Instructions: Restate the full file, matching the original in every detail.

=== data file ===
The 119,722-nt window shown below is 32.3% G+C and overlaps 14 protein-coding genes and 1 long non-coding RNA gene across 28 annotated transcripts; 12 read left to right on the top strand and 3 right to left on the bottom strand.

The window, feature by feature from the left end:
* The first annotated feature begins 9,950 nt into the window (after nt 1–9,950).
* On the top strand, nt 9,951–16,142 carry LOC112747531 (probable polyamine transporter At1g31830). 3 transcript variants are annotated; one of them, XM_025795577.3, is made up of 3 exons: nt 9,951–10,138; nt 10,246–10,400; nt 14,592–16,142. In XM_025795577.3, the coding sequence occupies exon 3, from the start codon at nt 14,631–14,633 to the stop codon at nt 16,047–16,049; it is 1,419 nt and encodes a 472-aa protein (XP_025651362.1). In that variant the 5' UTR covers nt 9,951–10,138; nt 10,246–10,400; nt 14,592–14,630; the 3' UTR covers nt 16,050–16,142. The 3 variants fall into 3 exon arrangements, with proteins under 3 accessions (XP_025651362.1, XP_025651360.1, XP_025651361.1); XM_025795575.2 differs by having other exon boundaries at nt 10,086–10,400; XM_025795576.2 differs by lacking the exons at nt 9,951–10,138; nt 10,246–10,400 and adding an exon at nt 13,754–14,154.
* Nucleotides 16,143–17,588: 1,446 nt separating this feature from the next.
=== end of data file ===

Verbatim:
The 119,722-nt window shown below is 32.3% G+C and overlaps 14 protein-coding genes and 1 long non-coding RNA gene across 28 annotated transcripts; 12 read left to right on the top strand and 3 right to left on the bottom strand.

The window, feature by feature from the left end:
* The first annotated feature begins 9,950 nt into the window (after nt 1–9,950).
* On the top strand, nt 9,951–16,142 carry LOC112747531 (probable polyamine transporter At1g31830). 3 transcript variants are annotated; one of them, XM_025795577.3, is made up of 3 exons: nt 9,951–10,138; nt 10,246–10,400; nt 14,592–16,142. In XM_025795577.3, the coding sequence occupies exon 3, from the start codon at nt 14,631–14,633 to the stop codon at nt 16,047–16,049; it is 1,419 nt and encodes a 472-aa protein (XP_025651362.1). In that variant the 5' UTR covers nt 9,951–10,138; nt 10,246–10,400; nt 14,592–14,630; the 3' UTR covers nt 16,050–16,142. The 3 variants fall into 3 exon arrangements, with proteins under 3 accessions (XP_025651362.1, XP_025651360.1, XP_025651361.1); XM_025795575.2 differs by having other exon boundaries at nt 10,086–10,400; XM_025795576.2 differs by lacking the exons at nt 9,951–10,138; nt 10,246–10,400 and adding an exon at nt 13,754–14,154.
* Nucleotides 16,143–17,588: 1,446 nt separating this feature from the next.